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WRAPUP 1-Canada unwavering in IMF fund talks
* Finance Minister Flaherty says Europe needs to do more
* BoC head says Europe actions decisive, not outside money
* Official says Canada open to discuss, reflect on issue
By Louise Egan and Jennifer Kwan
OTTAWA/TORONTO, April 18 (Reuters) - Canada heads into a weekend meeting of global finance chiefs refusing to budge in its stance against contributing additional funds to the International Monetary Fund to deal with fallout from the European debt crisis.
The IMF has been pressing for increased resources to be able protect the world economy from Europe's debt crisis.
Finance Minister Jim Flaherty said Europe needed to "step up to the plate much more than they have", while Bank of Canada Governor Mark Carney said rescue funds were not the key to resolving the problem, but rather European's own actions over a long period of time.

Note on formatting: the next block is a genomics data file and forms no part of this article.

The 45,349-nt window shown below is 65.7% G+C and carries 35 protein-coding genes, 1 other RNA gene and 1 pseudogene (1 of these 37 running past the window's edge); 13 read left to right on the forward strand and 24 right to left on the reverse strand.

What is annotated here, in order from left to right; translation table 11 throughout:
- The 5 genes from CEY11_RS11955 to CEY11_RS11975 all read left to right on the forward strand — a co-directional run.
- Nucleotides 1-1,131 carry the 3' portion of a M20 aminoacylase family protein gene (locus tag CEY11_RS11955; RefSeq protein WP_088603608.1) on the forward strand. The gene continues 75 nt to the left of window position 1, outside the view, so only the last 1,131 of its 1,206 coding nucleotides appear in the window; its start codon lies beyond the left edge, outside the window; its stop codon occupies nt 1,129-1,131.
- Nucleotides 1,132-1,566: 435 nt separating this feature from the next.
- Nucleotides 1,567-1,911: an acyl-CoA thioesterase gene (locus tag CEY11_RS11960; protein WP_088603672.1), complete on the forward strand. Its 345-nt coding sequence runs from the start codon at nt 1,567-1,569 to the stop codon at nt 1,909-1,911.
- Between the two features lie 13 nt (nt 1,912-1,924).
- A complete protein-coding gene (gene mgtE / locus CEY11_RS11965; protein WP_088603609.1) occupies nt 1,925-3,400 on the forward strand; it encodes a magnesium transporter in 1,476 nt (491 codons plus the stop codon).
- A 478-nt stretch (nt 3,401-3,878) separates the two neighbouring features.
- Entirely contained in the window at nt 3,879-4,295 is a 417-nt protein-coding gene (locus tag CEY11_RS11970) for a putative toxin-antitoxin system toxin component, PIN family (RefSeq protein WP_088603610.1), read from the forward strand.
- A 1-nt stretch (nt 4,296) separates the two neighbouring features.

"Solving the issues in Europe is not about a firewall, it's about decisions that will be taken in Europe over a sustained period of time; and it's European actions that will be decisive here as opposed to outside money," Carney told a news conference ahead of meetings in Washington of the Group of 20 leading economies and the International Monetary Fund.
Addressing the IMF's position on the need to boost rescue funds for Europe, Carney said, "The IMF has a view but there's not a consensus within the G20 at this stage."
A senior finance official, speaking on condition of anonymity, said Canada's position going into the weekend meetings was that it was not prepared at this time to make a bilateral commitment to increase IMF resources.
He said Canadian officials were willing to discuss the issue with counterparts and reflect on the situation.
There was no indication on whether Ottawa would support a broad G20 commitment to bolster IMF resources, even if not all members participated. U.S. Treasury Secretary Timothy Geithner expressed support for the idea on Wednesday, although the U.S. has no intention of contributing because of the difficulty of getting Congressional approval in an election year.
The Canadian official said the IMF's current $400 billion was sufficient to deal with immediate needs but could not say how much might be needed to cover various possible contingencies in the global economy.
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